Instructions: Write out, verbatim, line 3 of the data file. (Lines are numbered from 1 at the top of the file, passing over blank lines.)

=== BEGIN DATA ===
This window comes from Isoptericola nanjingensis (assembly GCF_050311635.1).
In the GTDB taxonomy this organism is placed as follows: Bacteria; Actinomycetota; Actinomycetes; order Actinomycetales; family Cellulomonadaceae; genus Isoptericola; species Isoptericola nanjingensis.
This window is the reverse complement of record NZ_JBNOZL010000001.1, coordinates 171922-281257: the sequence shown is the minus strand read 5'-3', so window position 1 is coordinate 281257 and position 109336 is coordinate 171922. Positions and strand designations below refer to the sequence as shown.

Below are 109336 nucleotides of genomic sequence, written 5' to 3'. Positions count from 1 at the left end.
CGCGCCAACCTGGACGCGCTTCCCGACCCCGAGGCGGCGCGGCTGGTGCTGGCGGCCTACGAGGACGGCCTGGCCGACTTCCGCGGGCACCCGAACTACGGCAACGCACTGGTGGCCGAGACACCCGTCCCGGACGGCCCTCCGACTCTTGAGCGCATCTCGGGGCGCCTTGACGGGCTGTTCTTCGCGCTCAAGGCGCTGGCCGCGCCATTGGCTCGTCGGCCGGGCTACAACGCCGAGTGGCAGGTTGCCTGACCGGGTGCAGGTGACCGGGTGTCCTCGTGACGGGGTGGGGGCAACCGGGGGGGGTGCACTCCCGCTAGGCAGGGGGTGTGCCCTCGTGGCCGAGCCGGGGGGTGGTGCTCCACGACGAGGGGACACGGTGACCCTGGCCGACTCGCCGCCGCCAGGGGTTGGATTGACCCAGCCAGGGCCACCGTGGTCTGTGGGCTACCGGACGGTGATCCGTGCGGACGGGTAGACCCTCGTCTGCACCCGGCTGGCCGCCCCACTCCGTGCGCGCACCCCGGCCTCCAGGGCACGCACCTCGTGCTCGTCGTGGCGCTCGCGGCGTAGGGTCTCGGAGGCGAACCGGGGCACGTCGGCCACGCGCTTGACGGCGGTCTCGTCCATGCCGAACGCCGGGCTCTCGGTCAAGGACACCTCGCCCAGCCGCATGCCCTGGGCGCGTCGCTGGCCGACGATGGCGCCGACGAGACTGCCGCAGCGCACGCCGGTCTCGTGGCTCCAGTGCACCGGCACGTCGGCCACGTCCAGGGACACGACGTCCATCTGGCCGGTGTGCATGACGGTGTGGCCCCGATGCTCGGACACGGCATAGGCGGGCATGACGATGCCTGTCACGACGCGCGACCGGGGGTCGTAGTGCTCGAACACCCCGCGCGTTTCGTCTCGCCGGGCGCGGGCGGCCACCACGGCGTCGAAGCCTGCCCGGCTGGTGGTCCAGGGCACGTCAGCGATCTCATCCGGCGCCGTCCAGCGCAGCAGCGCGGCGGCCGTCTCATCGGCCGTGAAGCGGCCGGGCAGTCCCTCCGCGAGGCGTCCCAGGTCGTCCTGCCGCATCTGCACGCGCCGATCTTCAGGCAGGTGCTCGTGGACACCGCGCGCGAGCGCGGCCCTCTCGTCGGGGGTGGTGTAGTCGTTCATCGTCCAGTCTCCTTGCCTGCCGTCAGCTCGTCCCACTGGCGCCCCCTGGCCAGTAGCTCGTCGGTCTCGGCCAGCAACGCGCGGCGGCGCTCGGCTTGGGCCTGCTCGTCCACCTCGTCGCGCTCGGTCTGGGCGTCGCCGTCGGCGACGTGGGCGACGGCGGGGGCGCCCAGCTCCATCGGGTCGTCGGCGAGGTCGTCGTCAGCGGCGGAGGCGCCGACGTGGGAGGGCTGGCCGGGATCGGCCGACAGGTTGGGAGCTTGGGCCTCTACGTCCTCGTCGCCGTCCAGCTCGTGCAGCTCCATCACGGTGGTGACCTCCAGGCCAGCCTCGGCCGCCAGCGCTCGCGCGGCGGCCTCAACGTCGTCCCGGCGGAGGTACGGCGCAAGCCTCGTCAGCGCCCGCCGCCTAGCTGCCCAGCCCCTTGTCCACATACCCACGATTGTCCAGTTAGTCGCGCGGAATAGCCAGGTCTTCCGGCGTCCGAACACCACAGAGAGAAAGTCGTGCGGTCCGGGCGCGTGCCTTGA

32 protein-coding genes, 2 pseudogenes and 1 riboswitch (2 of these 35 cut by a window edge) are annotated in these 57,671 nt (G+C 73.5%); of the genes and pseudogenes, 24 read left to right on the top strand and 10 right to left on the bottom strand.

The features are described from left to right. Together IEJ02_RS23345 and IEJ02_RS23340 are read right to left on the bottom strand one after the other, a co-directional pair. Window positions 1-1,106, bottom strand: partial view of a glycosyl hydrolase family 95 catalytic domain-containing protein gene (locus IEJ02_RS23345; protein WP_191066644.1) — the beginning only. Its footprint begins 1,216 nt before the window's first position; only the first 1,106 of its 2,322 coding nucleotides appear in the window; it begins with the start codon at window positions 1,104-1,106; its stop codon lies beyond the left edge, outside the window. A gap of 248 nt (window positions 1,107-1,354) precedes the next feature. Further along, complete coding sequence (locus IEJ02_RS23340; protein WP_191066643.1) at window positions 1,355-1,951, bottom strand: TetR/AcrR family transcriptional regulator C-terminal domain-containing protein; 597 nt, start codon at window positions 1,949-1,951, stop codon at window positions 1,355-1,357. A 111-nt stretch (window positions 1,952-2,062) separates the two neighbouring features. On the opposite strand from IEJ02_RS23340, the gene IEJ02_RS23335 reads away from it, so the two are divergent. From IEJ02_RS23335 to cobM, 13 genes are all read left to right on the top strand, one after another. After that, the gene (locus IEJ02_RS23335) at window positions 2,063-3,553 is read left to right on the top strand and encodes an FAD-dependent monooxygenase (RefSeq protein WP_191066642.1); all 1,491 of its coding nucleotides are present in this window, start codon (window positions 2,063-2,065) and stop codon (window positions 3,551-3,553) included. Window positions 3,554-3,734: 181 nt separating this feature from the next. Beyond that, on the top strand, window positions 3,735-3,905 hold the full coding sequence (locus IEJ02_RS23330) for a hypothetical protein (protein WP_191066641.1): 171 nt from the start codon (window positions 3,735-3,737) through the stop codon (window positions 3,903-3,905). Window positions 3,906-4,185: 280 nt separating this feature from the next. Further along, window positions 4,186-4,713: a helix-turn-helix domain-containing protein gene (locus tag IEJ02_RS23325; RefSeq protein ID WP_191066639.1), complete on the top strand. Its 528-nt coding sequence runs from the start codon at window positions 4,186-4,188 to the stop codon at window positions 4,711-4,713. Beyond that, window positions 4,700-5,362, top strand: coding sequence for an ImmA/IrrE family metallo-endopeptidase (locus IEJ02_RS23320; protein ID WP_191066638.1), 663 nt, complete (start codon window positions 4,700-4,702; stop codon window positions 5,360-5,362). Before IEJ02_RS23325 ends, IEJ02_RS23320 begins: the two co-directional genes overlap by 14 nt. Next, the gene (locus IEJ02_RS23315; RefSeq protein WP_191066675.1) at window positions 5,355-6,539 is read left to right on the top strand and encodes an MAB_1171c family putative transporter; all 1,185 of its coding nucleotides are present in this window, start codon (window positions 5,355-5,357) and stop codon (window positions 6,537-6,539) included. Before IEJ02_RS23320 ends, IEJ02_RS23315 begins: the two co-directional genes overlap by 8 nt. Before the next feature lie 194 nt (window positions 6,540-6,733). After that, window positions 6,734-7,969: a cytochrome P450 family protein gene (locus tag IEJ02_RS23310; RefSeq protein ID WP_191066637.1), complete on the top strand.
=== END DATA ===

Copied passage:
This window is the reverse complement of record NZ_JBNOZL010000001.1, coordinates 171922-281257: the sequence shown is the minus strand read 5'-3', so window position 1 is coordinate 281257 and position 109336 is coordinate 171922. Positions and strand designations below refer to the sequence as shown.